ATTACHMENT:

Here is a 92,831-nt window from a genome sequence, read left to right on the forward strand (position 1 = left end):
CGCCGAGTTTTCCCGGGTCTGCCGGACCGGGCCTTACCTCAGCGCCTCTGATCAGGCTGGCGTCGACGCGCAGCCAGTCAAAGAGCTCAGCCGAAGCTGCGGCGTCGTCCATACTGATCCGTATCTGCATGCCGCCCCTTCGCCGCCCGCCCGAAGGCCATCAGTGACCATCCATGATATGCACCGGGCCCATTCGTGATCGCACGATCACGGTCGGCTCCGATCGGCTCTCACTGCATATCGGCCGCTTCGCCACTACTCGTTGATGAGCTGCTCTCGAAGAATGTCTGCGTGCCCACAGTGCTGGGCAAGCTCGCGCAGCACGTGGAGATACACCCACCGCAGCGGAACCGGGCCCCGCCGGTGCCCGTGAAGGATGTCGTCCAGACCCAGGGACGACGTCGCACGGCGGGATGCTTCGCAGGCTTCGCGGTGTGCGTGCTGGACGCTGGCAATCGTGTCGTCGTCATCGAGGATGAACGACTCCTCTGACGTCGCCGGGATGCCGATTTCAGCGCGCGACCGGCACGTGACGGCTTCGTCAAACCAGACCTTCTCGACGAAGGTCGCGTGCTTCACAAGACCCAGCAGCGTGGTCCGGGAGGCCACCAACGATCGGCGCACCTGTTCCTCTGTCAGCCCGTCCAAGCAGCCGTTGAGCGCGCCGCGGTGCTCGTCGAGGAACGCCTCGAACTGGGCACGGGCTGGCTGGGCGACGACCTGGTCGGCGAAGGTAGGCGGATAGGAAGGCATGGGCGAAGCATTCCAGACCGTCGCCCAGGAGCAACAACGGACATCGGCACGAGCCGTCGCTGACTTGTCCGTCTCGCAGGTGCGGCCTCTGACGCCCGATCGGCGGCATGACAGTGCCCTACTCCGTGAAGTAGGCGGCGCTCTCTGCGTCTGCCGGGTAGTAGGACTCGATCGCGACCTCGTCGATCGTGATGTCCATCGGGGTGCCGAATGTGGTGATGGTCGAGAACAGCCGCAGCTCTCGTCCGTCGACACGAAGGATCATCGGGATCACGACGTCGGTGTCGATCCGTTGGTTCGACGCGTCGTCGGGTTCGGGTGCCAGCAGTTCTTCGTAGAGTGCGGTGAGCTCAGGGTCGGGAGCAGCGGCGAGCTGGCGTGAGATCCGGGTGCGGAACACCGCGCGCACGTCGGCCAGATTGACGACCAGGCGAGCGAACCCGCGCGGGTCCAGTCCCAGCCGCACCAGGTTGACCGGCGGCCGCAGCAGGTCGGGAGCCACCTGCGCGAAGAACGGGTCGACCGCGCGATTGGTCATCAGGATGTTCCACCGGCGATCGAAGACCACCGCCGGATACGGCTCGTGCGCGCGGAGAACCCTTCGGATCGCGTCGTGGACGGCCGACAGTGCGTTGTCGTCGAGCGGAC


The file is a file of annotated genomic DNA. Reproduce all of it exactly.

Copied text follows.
Here is a 92,831-nt window from a genome sequence, read left to right on the forward strand (position 1 = left end):
CGCCGAGTTTTCCCGGGTCTGCCGGACCGGGCCTTACCTCAGCGCCTCTGATCAGGCTGGCGTCGACGCGCAGCCAGTCAAAGAGCTCAGCCGAAGCTGCGGCGTCGTCCATACTGATCCGTATCTGCATGCCGCCCCTTCGCCGCCCGCCCGAAGGCCATCAGTGACCATCCATGATATGCACCGGGCCCATTCGTGATCGCACGATCACGGTCGGCTCCGATCGGCTCTCACTGCATATCGGCCGCTTCGCCACTACTCGTTGATGAGCTGCTCTCGAAGAATGTCTGCGTGCCCACAGTGCTGGGCAAGCTCGCGCAGCACGTGGAGATACACCCACCGCAGCGGAACCGGGCCCCGCCGGTGCCCGTGAAGGATGTCGTCCAGACCCAGGGACGACGTCGCACGGCGGGATGCTTCGCAGGCTTCGCGGTGTGCGTGCTGGACGCTGGCAATCGTGTCGTCGTCATCGAGGATGAACGACTCCTCTGACGTCGCCGGGATGCCGATTTCAGCGCGCGACCGGCACGTGACGGCTTCGTCAAACCAGACCTTCTCGACGAAGGTCGCGTGCTTCACAAGACCCAGCAGCGTGGTCCGGGAGGCCACCAACGATCGGCGCACCTGTTCCTCTGTCAGCCCGTCCAAGCAGCCGTTGAGCGCGCCGCGGTGCTCGTCGAGGAACGCCTCGAACTGGGCACGGGCTGGCTGGGCGACGACCTGGTCGGCGAAGGTAGGCGGATAGGAAGGCATGGGCGAAGCATTCCAGACCGTCGCCCAGGAGCAACAACGGACATCGGCACGAGCCGTCGCTGACTTGTCCGTCTCGCAGGTGCGGCCTCTGACGCCCGATCGGCGGCATGACAGTGCCCTACTCCGTGAAGTAGGCGGCGCTCTCTGCGTCTGCCGGGTAGTAGGACTCGATCGCGACCTCGTCGATCGTGATGTCCATCGGGGTGCCGAATGTGGTGATGGTCGAGAACAGCCGCAGCTCTCGTCCGTCGACACGAAGGATCATCGGGATCACGACGTCGGTGTCGATCCGTTGGTTCGACGCGTCGTCGGGTTCGGGTGCCAGCAGTTCTTCGTAGAGTGCGGTGAGCTCAGGGTCGGGAGCAGCGGCGAGCTGGCGTGAGATCCGGGTGCGGAACACCGCGCGCACGTCGGCCAGATTGACGACCAGGCGAGCGAACCCGCGCGGGTCCAGTCCCAGCCGCACCAGGTTGACCGGCGGCCGCAGCAGGTCGGGAGCCACCTGCGCGAAGAACGGGTCGACCGCGCGATTGGTCATCAGGATGTTCCACCGGCGATCGAAGACCACCGCCGGATACGGCTCGTGCGCGCGGAGAACCCTTCGGATCGCGTCGTGGACGGCCGACAGTGCGTTGTCGTCGAGCGGAC